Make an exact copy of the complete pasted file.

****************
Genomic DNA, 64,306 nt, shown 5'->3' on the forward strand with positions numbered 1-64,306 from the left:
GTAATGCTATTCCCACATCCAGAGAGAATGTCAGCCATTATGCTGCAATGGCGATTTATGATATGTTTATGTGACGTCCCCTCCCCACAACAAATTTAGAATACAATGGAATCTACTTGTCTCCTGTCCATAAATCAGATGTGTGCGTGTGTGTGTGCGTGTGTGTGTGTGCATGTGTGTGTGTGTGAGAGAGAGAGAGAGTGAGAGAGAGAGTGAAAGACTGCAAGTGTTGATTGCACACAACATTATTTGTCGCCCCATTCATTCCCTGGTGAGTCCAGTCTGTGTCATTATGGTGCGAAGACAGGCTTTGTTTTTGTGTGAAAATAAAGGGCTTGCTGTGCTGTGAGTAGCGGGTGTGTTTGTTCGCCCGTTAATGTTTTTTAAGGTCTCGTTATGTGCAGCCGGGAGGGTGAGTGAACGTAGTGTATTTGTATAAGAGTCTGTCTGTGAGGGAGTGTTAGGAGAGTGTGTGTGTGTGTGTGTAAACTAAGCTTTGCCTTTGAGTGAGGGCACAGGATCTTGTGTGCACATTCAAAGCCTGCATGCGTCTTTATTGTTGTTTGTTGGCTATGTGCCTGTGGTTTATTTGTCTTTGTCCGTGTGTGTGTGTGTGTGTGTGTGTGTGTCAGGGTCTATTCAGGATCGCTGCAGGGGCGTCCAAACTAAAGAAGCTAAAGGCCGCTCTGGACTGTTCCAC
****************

Genomic DNA, 64,306 nt, shown 5'->3' on the forward strand with positions numbered 1-64,306 from the left:
GTAATGCTATTCCCACATCCAGAGAGAATGTCAGCCATTATGCTGCAATGGCGATTTATGATATGTTTATGTGACGTCCCCTCCCCACAACAAATTTAGAATACAATGGAATCTACTTGTCTCCTGTCCATAAATCAGATGTGTGCGTGTGTGTGTGCGTGTGTGTGTGTGCATGTGTGTGTGTGTGAGAGAGAGAGAGAGTGAGAGAGAGAGTGAAAGACTGCAAGTGTTGATTGCACACAACATTATTTGTCGCCCCATTCATTCCCTGGTGAGTCCAGTCTGTGTCATTATGGTGCGAAGACAGGCTTTGTTTTTGTGTGAAAATAAAGGGCTTGCTGTGCTGTGAGTAGCGGGTGTGTTTGTTCGCCCGTTAATGTTTTTTAAGGTCTCGTTATGTGCAGCCGGGAGGGTGAGTGAACGTAGTGTATTTGTATAAGAGTCTGTCTGTGAGGGAGTGTTAGGAGAGTGTGTGTGTGTGTGTGTAAACTAAGCTTTGCCTTTGAGTGAGGGCACAGGATCTTGTGTGCACATTCAAAGCCTGCATGCGTCTTTATTGTTGTTTGTTGGCTATGTGCCTGTGGTTTATTTGTCTTTGTCCGTGTGTGTGTGTGTGTGTGTGTGTGTGTCAGGGTCTATTCAGGATCGCTGCAGGGGCGTCCAAACTAAAGAAGCTAAAGGCCGCTCTGGACTGTTCCAC